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By C. Jayden Smith

Hours before the City Council will return to the dais for the first time in 2022, San Clemente residents will get to hear the results of a survey regarding the possibility of bringing back a hospital and forming a local health care district.

On Jan. 18, there will be a special meeting at 3 p.m. to provide a public setting for the council’s briefing on the survey that the city had asked residents to complete.

During the final minutes of the previous City Council meeting on Tuesday, Dec. 21, Mayor Gene James made the motion to create the extra session.

“That’s my motion, in anticipation of the survey results, (to) have a special meeting to be briefed on those results, understand those results, and formulate a plan on what we’re going to do with those results,” James said.

All the other councilmembers supported James’ motion, with Mayor Pro Tem Chris Duncan seconding the motion.

As none of them was aware of the questions on the survey, they asked City Manager Erik Sund to get them copies of the questions before the meeting, to which Sund agreed.

As of this posting, the city manager’s office had not responded to requests seeking comment.

The survey, created by an independent public research opinion company, was made available to residents at the beginning of this month, through phone calls and emails.

Depending on the public feedback, the city could be one step closer to reopening a hospital for the first time since MemorialCare closed the Saddleback Memorial Medical Center on Camino de los Mares in 2016.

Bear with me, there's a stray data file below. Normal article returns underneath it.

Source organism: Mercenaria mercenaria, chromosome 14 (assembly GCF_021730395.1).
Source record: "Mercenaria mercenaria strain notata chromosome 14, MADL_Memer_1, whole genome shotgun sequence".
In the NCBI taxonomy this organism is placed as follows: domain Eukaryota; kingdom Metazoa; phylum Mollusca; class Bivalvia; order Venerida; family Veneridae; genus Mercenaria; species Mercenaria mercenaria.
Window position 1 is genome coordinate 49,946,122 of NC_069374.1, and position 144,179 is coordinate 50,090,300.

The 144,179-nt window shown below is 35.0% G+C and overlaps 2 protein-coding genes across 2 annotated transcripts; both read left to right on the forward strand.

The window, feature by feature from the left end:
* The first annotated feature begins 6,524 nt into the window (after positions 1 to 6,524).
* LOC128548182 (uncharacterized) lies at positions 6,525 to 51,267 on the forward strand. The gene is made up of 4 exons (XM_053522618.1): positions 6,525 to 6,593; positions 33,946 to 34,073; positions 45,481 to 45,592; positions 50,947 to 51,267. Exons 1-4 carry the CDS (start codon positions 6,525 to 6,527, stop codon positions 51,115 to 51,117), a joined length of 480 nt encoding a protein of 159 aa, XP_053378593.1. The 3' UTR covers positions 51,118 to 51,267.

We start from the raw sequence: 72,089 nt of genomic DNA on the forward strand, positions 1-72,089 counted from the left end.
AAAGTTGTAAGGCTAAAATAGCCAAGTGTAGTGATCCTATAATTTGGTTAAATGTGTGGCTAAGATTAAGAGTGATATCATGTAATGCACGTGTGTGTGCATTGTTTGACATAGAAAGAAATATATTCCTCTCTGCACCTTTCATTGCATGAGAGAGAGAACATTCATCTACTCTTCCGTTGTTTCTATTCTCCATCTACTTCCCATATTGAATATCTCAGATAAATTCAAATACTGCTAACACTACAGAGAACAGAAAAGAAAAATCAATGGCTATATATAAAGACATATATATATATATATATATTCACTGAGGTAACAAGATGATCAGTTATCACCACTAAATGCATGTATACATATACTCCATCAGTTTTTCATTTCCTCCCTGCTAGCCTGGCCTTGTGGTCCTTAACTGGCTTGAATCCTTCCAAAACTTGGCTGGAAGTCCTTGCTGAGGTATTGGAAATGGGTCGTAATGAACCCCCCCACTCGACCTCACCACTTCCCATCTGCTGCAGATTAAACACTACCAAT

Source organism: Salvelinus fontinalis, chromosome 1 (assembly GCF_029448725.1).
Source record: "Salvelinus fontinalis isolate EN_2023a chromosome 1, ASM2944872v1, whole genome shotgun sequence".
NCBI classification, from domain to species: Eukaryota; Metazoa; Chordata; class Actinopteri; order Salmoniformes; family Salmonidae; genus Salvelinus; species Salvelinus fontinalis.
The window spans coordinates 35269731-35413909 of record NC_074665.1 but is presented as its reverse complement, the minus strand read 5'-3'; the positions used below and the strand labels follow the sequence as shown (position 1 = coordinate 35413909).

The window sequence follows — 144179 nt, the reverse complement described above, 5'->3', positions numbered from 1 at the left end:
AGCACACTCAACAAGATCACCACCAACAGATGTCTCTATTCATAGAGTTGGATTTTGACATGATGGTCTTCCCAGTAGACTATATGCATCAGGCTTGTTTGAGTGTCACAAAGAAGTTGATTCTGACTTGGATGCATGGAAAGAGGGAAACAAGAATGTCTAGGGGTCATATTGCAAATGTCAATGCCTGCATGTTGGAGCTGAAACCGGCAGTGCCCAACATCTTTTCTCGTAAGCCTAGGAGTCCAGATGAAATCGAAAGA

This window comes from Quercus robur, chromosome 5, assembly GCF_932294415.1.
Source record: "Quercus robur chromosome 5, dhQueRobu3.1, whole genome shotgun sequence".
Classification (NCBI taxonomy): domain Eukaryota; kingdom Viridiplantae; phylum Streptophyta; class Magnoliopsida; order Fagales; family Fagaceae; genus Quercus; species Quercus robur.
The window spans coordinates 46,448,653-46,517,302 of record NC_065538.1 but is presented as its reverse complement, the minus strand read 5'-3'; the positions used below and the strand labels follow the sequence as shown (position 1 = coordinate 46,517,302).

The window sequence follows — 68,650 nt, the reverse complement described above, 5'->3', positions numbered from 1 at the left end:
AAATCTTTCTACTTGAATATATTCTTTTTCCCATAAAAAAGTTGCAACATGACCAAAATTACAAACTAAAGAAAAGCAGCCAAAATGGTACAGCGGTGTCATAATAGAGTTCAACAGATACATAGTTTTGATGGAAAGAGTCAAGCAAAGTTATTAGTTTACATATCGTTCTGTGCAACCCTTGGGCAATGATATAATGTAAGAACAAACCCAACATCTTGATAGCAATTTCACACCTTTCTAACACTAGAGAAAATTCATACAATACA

That closing occurred during the years-long legal battle between MemorialCare and the city, which stemmed from a dispute over whether to have an urgent care facility or one that provided an emergency room and other hospital functions.

With the survey, the city looks to gauge the residents’ temperature on a proposal from San Diego County-based medical system Palomar Health.

“The survey is being returned at a rate we did not anticipate,” James told San Clemente Times in a separate interview on Dec. 16.

In February 2020, Palomar had proposed issuing a general obligation bond, funded through property taxes, to pay for the medical campus’ relaunch. Palomar also floated the idea of locally forming a health care district, which would be voter-created and funded through tax dollars.

The city had previously estimated costs to renovate the former hospital at about $62.81 million, while the construction of a whole new facility was anticipated to cost $163 million.

James and the other councilmembers commented on the importance of holding a discussion on the topic of the hospital and survey, which underlined their determination to find a proper time for the meeting.

“Once we have these results in hand, we need to move forward,” James said last week.

The City Council’s special meeting for Jan. 18 will take place at the San Clemente Community Center on 100 North Calle Seville. The council is scheduled to go into a closed session at 5 p.m. and will hold the regular public session at 6 p.m. The meeting can be viewed live on the city’s YouTube channel.

C. Jayden Smith graduated from Dana Hills High in 2018 before pursuing a Bachelor’s degree in digital and broadcast journalism from the University of North Texas. After graduating in December 2020, he reported for the Salina Journal in Salina, Kansas. Jayden loves college football and bothering his black lab named Shadow.

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